The Supreme Court in Watkins concluded that because the defendant's charge for a DUI in violation of R.C. 4511.19(A)(1) involved violations of traffic ordinances, the Traffic Rules applied to that case. Id. at ¶ 10. Similarly, Mr. Roth was charged with and pled no contest to violations of R.C. 4511.19(A)(1) and R.C. 4511.38, thus also involving violations of Traffic Rules. Id.

{¶ 19} Traf.R. 10(D) provides that in the case of a misdemeanor involving a petty offense, a no contest plea may not be accepted unless the defendant is informed of the effect of such a plea. In Watkins, the Court held that where a defendant is charged with a petty misdemeanor traffic offense and pleads no contest the offense, a trial court must comply with the requirements of Traf.R. 10(D) by informing the defendant of the information contained in Traf.R. 10(B). Watkins at syllabus. Traf.R. 10(B), effect of guilty or not contest plea, states that "[t]he plea of no contest is not an admission of defendant's guilt, but is an admission of the truth of the facts alleged in the complaint and such plea or admission shall not be used against the defendant in any subsequent civil or criminal proceeding."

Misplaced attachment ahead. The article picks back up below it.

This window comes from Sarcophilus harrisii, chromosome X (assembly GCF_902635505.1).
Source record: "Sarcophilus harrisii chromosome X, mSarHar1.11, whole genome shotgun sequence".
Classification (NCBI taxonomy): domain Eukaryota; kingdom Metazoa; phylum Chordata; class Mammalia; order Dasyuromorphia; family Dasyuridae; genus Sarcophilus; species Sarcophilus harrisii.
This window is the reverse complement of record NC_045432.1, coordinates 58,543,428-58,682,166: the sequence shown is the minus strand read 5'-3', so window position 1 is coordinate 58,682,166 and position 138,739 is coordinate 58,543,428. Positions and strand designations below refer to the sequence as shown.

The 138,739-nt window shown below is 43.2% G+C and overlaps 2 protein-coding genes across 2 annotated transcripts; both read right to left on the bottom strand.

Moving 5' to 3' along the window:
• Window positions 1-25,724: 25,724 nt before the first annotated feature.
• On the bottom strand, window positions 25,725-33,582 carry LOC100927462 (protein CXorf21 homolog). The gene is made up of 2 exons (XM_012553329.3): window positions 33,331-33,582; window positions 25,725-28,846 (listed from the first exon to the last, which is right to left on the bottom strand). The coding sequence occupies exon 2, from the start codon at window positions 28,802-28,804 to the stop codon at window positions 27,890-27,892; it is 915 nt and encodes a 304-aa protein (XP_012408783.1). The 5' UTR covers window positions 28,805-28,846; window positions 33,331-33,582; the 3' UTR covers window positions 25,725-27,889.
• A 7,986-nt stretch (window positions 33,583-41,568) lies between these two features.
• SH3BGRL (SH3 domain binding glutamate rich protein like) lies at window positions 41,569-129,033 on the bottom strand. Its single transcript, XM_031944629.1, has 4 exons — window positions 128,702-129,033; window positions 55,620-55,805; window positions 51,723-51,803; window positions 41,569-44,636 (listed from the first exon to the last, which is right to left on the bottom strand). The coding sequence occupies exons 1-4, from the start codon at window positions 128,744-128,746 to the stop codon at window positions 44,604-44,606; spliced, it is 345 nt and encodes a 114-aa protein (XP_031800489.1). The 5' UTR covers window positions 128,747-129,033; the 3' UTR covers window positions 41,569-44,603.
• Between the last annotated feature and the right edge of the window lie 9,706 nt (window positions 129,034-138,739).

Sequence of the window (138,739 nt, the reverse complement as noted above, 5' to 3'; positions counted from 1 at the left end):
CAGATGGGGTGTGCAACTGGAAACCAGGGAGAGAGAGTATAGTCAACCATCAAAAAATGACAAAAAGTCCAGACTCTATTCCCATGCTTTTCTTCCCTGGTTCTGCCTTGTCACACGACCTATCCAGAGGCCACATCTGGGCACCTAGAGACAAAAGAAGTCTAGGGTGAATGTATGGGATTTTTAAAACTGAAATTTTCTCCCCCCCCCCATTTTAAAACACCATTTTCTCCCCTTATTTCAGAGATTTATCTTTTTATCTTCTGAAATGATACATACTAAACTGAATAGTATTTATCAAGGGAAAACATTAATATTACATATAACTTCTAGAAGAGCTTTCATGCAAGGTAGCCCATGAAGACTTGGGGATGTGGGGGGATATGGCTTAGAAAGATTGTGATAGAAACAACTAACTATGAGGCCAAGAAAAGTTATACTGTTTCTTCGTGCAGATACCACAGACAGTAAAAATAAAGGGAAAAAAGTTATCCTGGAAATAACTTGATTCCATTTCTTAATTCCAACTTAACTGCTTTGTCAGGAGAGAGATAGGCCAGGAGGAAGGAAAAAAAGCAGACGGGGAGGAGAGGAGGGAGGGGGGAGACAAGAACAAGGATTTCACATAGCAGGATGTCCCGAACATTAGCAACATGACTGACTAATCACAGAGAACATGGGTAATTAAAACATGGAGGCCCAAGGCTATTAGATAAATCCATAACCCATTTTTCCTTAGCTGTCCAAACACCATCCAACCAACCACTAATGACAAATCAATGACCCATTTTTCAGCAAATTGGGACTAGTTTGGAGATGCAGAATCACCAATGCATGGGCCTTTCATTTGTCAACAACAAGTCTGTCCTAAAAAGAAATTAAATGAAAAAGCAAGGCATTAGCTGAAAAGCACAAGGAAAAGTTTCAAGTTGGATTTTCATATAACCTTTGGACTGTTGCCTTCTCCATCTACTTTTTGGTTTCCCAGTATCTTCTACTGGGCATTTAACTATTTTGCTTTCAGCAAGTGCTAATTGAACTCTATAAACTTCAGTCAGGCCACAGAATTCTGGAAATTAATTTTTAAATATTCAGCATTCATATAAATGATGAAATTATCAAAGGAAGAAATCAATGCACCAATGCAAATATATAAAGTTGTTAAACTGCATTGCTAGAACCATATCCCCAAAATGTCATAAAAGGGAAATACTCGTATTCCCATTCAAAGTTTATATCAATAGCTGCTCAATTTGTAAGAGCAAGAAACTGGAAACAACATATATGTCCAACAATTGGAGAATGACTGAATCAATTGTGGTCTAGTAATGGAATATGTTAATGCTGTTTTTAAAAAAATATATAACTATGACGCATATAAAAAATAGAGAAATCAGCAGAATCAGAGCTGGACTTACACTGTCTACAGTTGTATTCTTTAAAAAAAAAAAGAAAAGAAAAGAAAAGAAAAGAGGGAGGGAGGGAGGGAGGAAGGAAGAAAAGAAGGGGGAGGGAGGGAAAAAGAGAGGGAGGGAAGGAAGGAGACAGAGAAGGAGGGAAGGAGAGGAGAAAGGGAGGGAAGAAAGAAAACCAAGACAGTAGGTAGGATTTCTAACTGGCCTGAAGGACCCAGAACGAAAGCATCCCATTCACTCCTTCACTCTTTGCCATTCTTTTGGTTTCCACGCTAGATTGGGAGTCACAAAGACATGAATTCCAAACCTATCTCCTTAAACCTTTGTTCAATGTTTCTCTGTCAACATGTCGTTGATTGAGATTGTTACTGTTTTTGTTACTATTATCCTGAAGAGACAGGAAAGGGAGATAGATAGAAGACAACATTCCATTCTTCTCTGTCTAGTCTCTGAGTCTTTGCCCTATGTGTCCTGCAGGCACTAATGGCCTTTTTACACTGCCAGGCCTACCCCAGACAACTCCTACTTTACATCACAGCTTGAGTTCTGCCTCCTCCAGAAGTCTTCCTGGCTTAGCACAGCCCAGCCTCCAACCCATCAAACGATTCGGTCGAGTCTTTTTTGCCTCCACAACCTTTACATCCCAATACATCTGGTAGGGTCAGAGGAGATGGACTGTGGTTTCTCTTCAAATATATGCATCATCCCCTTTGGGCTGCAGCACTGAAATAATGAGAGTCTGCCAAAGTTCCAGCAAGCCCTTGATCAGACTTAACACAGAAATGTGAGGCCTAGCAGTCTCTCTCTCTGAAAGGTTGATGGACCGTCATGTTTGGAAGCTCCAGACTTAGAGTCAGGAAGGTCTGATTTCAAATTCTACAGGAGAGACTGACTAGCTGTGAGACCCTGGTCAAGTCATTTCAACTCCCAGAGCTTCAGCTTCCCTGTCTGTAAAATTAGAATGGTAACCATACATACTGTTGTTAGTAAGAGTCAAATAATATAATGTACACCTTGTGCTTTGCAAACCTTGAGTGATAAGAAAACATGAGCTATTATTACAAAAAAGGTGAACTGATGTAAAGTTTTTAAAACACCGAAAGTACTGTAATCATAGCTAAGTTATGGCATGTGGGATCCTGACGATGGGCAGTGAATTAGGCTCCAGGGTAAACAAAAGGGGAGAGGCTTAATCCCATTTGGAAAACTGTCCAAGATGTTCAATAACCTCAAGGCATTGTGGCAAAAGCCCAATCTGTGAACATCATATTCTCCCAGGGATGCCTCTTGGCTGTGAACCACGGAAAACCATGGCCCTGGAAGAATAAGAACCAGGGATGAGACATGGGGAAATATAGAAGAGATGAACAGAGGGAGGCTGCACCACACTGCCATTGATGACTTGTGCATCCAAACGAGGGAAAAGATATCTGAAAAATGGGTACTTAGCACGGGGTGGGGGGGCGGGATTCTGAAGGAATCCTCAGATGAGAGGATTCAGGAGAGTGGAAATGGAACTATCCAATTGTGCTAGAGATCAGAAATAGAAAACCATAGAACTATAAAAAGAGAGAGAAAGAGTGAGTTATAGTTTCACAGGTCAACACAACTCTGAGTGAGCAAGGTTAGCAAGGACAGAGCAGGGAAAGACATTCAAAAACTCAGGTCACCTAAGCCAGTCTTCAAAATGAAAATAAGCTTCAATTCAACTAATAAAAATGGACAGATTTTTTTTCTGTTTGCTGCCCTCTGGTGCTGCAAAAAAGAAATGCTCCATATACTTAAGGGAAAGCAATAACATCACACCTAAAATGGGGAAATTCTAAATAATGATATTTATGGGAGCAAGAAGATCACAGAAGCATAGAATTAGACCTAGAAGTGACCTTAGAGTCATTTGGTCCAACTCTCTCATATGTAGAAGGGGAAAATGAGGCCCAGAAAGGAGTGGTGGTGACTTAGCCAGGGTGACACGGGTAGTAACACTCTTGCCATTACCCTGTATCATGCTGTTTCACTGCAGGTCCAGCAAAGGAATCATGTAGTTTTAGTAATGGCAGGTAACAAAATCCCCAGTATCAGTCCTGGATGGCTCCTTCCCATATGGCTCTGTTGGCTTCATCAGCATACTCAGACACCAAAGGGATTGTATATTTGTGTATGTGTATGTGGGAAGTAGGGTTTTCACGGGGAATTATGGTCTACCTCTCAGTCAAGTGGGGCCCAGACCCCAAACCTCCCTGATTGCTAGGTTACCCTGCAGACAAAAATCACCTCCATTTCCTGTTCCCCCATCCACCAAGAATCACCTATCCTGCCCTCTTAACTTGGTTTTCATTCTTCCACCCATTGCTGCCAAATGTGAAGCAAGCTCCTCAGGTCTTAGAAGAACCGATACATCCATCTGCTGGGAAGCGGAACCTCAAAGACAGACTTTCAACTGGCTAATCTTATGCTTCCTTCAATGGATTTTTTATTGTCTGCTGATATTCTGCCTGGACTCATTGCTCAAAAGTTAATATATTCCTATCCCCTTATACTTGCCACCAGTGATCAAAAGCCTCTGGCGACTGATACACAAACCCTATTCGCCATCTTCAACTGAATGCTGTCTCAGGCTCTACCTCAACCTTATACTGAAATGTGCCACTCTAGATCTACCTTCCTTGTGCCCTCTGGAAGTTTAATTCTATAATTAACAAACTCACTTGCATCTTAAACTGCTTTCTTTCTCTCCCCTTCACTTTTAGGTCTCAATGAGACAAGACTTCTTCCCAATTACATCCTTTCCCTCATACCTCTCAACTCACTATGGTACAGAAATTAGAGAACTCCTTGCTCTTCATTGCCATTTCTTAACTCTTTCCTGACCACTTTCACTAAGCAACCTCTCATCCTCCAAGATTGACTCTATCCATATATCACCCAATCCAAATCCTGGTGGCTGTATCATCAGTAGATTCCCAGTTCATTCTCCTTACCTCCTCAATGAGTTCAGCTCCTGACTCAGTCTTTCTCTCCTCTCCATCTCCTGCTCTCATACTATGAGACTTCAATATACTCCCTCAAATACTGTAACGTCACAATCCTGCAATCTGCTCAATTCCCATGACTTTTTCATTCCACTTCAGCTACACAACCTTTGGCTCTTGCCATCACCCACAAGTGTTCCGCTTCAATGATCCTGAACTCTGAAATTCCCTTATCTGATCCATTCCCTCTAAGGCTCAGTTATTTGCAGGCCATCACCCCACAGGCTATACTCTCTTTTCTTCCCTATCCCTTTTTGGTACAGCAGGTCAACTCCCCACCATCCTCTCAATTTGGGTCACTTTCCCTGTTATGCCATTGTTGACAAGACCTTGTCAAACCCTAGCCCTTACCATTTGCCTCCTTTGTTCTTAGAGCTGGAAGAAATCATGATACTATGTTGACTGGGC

{¶ 20} The transcript of the videotaped hearing reveals that the trial court informed Mr. Roth of the fact that his no contest plea was not an admission of guilt but an admission of facts in the complaint filed against him, and further, that this admission cannot be used against him in any other proceeding. See Traf.R. 10(B)(2). Therefore, we conclude that the trial court complied with the Traffic Rule requirements, and as such did not commit any error in this respect. Accordingly, Mr. Roth's second assignment of error is overruled.

C. Third Assignment of Error

"The trial court erred in overruling defendant/appellant's pretrial motions thereby violating his rights which induced a negotiated plea of no contest."

{¶ 21} In his third assignment of error, Mr. Roth contends that the trial court erred when it denied his pretrial motions. We disagree.